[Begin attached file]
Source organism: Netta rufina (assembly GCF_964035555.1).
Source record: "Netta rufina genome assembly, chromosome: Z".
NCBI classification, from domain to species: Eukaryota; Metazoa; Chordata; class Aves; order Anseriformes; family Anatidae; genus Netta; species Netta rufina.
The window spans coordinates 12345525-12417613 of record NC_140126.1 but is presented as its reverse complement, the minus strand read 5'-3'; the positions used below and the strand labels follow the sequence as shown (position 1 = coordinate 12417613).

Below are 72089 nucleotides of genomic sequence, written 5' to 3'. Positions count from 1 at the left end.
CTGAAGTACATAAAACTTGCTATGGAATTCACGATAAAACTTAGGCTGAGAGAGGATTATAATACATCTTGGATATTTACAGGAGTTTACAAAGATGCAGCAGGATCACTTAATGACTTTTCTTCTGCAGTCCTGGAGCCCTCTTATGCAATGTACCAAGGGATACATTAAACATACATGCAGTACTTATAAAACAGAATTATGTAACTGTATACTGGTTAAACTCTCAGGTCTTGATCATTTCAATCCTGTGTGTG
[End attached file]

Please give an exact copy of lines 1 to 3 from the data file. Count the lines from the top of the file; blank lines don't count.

Source organism: Netta rufina (assembly GCF_964035555.1).
Source record: "Netta rufina genome assembly, chromosome: Z".
NCBI classification, from domain to species: Eukaryota; Metazoa; Chordata; class Aves; order Anseriformes; family Anatidae; genus Netta; species Netta rufina.